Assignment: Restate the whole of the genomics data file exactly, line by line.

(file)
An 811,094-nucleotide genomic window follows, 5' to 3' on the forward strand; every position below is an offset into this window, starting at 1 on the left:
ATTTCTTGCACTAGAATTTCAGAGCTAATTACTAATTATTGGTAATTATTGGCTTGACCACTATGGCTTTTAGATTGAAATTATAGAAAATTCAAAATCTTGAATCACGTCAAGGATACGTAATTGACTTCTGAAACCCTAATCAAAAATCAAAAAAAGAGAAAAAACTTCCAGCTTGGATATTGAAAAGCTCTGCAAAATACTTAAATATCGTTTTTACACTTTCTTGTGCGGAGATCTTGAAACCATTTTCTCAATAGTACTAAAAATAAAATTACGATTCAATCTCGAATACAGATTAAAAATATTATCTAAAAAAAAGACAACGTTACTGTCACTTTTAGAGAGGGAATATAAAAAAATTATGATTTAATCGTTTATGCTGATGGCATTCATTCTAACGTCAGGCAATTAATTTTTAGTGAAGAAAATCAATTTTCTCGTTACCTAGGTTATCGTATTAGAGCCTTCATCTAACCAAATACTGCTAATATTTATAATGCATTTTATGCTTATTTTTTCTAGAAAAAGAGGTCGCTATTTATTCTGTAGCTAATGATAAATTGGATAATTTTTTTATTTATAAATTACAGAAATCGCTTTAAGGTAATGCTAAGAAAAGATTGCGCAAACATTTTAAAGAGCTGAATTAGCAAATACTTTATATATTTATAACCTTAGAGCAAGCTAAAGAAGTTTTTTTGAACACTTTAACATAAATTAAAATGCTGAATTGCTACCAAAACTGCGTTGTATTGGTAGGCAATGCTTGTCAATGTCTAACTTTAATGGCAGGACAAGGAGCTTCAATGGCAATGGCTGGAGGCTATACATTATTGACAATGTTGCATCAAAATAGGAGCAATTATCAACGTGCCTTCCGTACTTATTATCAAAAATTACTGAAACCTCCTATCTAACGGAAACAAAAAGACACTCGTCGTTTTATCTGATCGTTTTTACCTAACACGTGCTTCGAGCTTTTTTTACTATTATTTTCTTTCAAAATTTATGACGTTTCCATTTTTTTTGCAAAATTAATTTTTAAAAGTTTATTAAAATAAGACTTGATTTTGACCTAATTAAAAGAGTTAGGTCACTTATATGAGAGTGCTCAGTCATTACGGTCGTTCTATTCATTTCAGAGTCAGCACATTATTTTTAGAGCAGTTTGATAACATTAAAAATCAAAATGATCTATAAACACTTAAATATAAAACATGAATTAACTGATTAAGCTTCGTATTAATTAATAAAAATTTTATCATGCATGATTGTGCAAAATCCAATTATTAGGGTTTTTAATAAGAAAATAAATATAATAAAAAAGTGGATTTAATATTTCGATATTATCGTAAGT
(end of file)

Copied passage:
An 811,094-nucleotide genomic window follows, 5' to 3' on the forward strand; every position below is an offset into this window, starting at 1 on the left:
ATTTCTTGCACTAGAATTTCAGAGCTAATTACTAATTATTGGTAATTATTGGCTTGACCACTATGGCTTTTAGATTGAAATTATAGAAAATTCAAAATCTTGAATCACGTCAAGGATACGTAATTGACTTCTGAAACCCTAATCAAAAATCAAAAAAAGAGAAAAAACTTCCAGCTTGGATATTGAAAAGCTCTGCAAAATACTTAAATATCGTTTTTACACTTTCTTGTGCGGAGATCTTGAAACCATTTTCTCAATAGTACTAAAAATAAAATTACGATTCAATCTCGAATACAGATTAAAAATATTATCTAAAAAAAAGACAACGTTACTGTCACTTTTAGAGAGGGAATATAAAAAAATTATGATTTAATCGTTTATGCTGATGGCATTCATTCTAACGTCAGGCAATTAATTTTTAGTGAAGAAAATCAATTTTCTCGTTACCTAGGTTATCGTATTAGAGCCTTCATCTAACCAAATACTGCTAATATTTATAATGCATTTTATGCTTATTTTTTCTAGAAAAAGAGGTCGCTATTTATTCTGTAGCTAATGATAAATTGGATAATTTTTTTATTTATAAATTACAGAAATCGCTTTAAGGTAATGCTAAGAAAAGATTGCGCAAACATTTTAAAGAGCTGAATTAGCAAATACTTTATATATTTATAACCTTAGAGCAAGCTAAAGAAGTTTTTTTGAACACTTTAACATAAATTAAAATGCTGAATTGCTACCAAAACTGCGTTGTATTGGTAGGCAATGCTTGTCAATGTCTAACTTTAATGGCAGGACAAGGAGCTTCAATGGCAATGGCTGGAGGCTATACATTATTGACAATGTTGCATCAAAATAGGAGCAATTATCAACGTGCCTTCCGTACTTATTATCAAAAATTACTGAAACCTCCTATCTAACGGAAACAAAAAGACACTCGTCGTTTTATCTGATCGTTTTTACCTAACACGTGCTTCGAGCTTTTTTTACTATTATTTTCTTTCAAAATTTATGACGTTTCCATTTTTTTTGCAAAATTAATTTTTAAAAGTTTATTAAAATAAGACTTGATTTTGACCTAATTAAAAGAGTTAGGTCACTTATATGAGAGTGCTCAGTCATTACGGTCGTTCTATTCATTTCAGAGTCAGCACATTATTTTTAGAGCAGTTTGATAACATTAAAAATCAAAATGATCTATAAACACTTAAATATAAAACATGAATTAACTGATTAAGCTTCGTATTAATTAATAAAAATTTTATCATGCATGATTGTGCAAAATCCAATTATTAGGGTTTTTAATAAGAAAATAAATATAATAAAAAAGTGGATTTAATATTTCGATATTATCGTAAGT